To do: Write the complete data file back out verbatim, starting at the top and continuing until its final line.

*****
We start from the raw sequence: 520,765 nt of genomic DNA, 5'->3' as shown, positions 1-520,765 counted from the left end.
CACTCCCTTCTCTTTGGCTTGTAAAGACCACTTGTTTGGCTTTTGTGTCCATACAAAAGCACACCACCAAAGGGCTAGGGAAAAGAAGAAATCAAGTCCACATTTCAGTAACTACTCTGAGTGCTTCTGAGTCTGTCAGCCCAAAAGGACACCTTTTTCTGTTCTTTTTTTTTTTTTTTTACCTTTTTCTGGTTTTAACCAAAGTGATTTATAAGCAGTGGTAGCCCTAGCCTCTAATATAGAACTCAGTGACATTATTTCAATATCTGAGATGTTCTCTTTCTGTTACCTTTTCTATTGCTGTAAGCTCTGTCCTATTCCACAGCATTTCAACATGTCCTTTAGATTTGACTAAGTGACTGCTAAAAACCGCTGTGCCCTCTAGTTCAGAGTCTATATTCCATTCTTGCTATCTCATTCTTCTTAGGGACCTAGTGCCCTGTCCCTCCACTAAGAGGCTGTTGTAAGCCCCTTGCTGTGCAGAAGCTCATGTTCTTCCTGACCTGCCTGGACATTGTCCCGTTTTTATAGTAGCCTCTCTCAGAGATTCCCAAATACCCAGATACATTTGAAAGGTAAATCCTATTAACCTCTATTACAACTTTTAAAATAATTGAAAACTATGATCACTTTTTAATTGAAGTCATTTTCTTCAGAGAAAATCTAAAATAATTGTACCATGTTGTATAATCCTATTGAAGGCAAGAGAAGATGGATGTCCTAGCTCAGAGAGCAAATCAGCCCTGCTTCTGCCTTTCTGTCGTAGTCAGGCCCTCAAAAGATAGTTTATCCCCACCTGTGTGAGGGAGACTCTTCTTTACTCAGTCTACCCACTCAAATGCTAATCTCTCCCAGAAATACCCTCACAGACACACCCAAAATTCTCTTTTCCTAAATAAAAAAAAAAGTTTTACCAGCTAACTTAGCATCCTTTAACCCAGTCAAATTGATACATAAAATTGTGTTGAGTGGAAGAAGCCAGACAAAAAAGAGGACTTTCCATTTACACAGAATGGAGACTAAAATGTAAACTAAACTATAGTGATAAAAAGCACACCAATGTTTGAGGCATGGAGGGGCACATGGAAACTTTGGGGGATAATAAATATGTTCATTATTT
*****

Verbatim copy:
We start from the raw sequence: 520,765 nt of genomic DNA, 5'->3' as shown, positions 1-520,765 counted from the left end.
CACTCCCTTCTCTTTGGCTTGTAAAGACCACTTGTTTGGCTTTTGTGTCCATACAAAAGCACACCACCAAAGGGCTAGGGAAAAGAAGAAATCAAGTCCACATTTCAGTAACTACTCTGAGTGCTTCTGAGTCTGTCAGCCCAAAAGGACACCTTTTTCTGTTCTTTTTTTTTTTTTTTTACCTTTTTCTGGTTTTAACCAAAGTGATTTATAAGCAGTGGTAGCCCTAGCCTCTAATATAGAACTCAGTGACATTATTTCAATATCTGAGATGTTCTCTTTCTGTTACCTTTTCTATTGCTGTAAGCTCTGTCCTATTCCACAGCATTTCAACATGTCCTTTAGATTTGACTAAGTGACTGCTAAAAACCGCTGTGCCCTCTAGTTCAGAGTCTATATTCCATTCTTGCTATCTCATTCTTCTTAGGGACCTAGTGCCCTGTCCCTCCACTAAGAGGCTGTTGTAAGCCCCTTGCTGTGCAGAAGCTCATGTTCTTCCTGACCTGCCTGGACATTGTCCCGTTTTTATAGTAGCCTCTCTCAGAGATTCCCAAATACCCAGATACATTTGAAAGGTAAATCCTATTAACCTCTATTACAACTTTTAAAATAATTGAAAACTATGATCACTTTTTAATTGAAGTCATTTTCTTCAGAGAAAATCTAAAATAATTGTACCATGTTGTATAATCCTATTGAAGGCAAGAGAAGATGGATGTCCTAGCTCAGAGAGCAAATCAGCCCTGCTTCTGCCTTTCTGTCGTAGTCAGGCCCTCAAAAGATAGTTTATCCCCACCTGTGTGAGGGAGACTCTTCTTTACTCAGTCTACCCACTCAAATGCTAATCTCTCCCAGAAATACCCTCACAGACACACCCAAAATTCTCTTTTCCTAAATAAAAAAAAAAGTTTTACCAGCTAACTTAGCATCCTTTAACCCAGTCAAATTGATACATAAAATTGTGTTGAGTGGAAGAAGCCAGACAAAAAAGAGGACTTTCCATTTACACAGAATGGAGACTAAAATGTAAACTAAACTATAGTGATAAAAAGCACACCAATGTTTGAGGCATGGAGGGGCACATGGAAACTTTGGGGGATAATAAATATGTTCATTATTT